Ascending to high altitude presents significant challenges to the human body. This post aims to explain why high altitude poses these challenges and how our body adapts to them.
The concentration of oxygen in the air anywhere on the planet remains constant at 21%. However, as altitude increases the barometric pressure falls, and with it the partial pressure of oxygen falls. In simple terms, there are fewer oxygen molecules available for us to use in each breath of air we inhale. Many people will start to feelthe effects of this reduced oxygen from altitudes of around 2500m because the oxygen saturation of our arterial blood begins to fall, as does the overall content of oxygen in the arterial blood. As we ascend higher, symptoms such as breathlessness and reduced exercise capacity will be experienced as our body has to operate with less oxygen and needs time to adjust.
The following table sets out the definitions of altitude ‘zones’ and the likely arterial saturations expected in these zones:
|‘Death Zone’||>8000||Around 55%|
The human body is incredible at adapting to challenge. Faced with less available oxygen, two physiological processes occur aiming to increase the amount of oxygen we can carry and transport to the tissues that need it (our organs and muscles etc.). We call this process acclimatization and it starts at around 2500m:
- Over the first few hours of being at high altitude, the depth and frequency of our breathing increases. This increases our arterial oxygen saturation.
- Within a few days of being at high altitude, our body moves fluid (water) from our blood circulation into our tissues (people often complain of having swollen hands or face for this reason). This redistribution of fluid away from the blood increases the concentration of haemaglobin in our blood (the protein in our red blood cells that carries oxygen). Over longer time scales at altitude, our bone marrow increases its production of red blood cells to further increase our oxygen carrying capacity.
Despite these adaptations, our body won’t be able to fully compensate for the reduced oxygen availability at very high altitudes so our arterial oxygen saturation will be lower than it is at sea level. Given enough time, most people can adapt to altitudes around 5000m but few people adjust well to altitudes of higher than 5500m.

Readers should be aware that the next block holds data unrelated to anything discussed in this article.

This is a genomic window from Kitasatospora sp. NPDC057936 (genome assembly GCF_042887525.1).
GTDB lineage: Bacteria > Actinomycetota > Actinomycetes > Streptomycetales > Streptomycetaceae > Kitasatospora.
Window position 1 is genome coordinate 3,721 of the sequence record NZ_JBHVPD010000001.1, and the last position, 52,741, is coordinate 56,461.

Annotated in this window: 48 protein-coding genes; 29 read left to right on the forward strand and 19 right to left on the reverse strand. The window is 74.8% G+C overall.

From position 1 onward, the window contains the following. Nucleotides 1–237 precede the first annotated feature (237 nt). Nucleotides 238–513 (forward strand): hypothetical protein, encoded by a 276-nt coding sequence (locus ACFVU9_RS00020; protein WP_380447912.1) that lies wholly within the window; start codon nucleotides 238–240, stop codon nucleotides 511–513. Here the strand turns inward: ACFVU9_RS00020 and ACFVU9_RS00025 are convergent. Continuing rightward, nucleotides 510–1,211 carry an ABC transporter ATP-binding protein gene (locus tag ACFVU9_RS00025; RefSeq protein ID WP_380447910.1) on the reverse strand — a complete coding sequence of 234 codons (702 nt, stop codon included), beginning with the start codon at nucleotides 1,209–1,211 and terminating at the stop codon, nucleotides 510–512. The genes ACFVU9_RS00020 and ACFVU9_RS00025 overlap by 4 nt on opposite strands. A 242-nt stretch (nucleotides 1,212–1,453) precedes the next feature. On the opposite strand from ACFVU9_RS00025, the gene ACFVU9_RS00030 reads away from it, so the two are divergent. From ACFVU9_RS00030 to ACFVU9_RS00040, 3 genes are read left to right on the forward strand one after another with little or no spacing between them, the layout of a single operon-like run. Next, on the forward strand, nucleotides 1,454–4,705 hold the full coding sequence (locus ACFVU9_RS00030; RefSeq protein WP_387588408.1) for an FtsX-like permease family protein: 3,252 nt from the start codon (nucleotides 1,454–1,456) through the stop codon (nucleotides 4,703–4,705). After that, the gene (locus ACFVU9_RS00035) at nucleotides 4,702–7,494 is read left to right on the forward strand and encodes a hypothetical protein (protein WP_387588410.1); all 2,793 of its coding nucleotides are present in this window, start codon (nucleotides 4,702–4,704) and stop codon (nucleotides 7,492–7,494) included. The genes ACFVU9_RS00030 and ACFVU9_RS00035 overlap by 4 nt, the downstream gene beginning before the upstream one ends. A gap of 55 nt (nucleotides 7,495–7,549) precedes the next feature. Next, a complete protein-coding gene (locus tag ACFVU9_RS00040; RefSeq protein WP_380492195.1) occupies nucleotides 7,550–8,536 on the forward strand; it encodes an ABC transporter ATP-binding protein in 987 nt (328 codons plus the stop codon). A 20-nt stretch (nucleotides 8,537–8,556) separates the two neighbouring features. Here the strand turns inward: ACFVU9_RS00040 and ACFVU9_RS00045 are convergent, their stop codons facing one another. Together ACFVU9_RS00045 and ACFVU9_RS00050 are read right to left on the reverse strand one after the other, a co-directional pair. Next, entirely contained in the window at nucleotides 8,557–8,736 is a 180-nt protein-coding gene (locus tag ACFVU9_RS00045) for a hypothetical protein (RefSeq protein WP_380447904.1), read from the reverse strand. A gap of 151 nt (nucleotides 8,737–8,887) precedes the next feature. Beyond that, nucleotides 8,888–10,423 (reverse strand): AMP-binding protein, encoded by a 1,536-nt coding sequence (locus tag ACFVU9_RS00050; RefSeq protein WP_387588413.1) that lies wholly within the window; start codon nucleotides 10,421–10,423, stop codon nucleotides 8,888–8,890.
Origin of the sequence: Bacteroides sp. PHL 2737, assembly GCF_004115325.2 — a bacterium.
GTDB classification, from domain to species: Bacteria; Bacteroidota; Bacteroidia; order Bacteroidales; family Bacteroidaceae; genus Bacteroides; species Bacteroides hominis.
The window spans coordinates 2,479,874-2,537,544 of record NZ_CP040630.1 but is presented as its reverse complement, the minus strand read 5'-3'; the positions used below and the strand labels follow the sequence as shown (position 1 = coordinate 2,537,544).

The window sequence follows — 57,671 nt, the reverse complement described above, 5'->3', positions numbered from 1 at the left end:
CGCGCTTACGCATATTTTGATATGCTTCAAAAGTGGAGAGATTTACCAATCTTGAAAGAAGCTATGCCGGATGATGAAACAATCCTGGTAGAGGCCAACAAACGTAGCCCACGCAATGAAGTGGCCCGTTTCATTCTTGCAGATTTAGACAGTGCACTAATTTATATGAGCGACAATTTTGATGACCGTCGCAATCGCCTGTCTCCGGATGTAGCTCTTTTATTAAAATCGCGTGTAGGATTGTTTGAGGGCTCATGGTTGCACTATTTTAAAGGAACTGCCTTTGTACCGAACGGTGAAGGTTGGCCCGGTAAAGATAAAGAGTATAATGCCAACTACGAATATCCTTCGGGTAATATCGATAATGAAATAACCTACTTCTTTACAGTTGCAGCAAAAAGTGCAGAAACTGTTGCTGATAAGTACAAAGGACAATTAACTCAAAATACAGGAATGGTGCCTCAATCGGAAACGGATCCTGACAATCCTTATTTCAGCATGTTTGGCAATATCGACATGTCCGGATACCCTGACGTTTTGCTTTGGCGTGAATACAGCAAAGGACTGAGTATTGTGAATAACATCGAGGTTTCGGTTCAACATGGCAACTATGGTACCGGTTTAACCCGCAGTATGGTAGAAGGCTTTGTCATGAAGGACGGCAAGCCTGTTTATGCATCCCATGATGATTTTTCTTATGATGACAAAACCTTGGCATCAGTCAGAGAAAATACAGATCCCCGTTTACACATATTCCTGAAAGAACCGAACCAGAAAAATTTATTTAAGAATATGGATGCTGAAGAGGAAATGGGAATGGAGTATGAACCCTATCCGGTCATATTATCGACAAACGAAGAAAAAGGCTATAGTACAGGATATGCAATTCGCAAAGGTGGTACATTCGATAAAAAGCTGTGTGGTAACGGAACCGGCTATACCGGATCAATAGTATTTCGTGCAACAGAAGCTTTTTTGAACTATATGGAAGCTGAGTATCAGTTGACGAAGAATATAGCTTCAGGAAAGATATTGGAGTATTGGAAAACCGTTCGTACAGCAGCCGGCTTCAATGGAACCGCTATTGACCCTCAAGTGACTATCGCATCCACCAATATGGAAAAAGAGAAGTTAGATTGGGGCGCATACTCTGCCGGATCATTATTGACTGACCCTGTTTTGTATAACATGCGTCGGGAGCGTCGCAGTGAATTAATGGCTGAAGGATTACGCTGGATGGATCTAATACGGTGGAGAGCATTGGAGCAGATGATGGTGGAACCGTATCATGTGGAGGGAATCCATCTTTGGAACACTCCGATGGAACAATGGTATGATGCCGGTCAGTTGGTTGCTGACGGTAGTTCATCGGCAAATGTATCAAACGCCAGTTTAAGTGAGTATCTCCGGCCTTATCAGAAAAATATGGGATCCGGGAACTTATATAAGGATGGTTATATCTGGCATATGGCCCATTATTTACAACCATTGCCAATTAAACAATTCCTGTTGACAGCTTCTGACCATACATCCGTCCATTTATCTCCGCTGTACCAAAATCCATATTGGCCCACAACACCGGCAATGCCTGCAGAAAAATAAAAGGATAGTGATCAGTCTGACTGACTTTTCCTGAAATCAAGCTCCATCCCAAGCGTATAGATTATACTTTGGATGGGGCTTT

People acclimatize at different rates, but generally speaking it takes several weeks to fully acclimatize. Most altitude related illnesses are experienced when a person has ascended too fast to allow adequate acclimatization at altitudes over 3000m.
Recommended Ascent Rate
In 2010 the Wilderness Medicine Society (WMS) assembled an expert panel to develop evidence-based guidelines for the prevention and treatment of acute altitude illnesses. Most people can only tolerate total ascent rates of 400-600m per day. Therefore, the WMS advise “above an altitude of 3000m, individuals should not increase the sleeping elevation by more than 500m per day and should include a rest day (i.e. no ascent to higher sleeping elevation) every 3 to 4 days”. As an example of what is meant by increase in sleeping elevation, picture a route that ascends by 800m over the course of the day but then descends 300m to the next overnight camp; the increased sleeping elevation is 500m. This guidance is widely accepted and should be followed when planning trips to high altitude.
These guidelines are based on how ‘most people’ tolerate altitude ascent so it is important to note that there are some people who need to ascend even slower than 400m per day. It is always worth planning some spare days into an itinerary so you can be flexible and slow your ascent down if you need to or you can have another rest day to help acclimatise whilst enjoying the views.
Coming soon…the next blog post will provide information about how you can prepare for adventures to high altitude.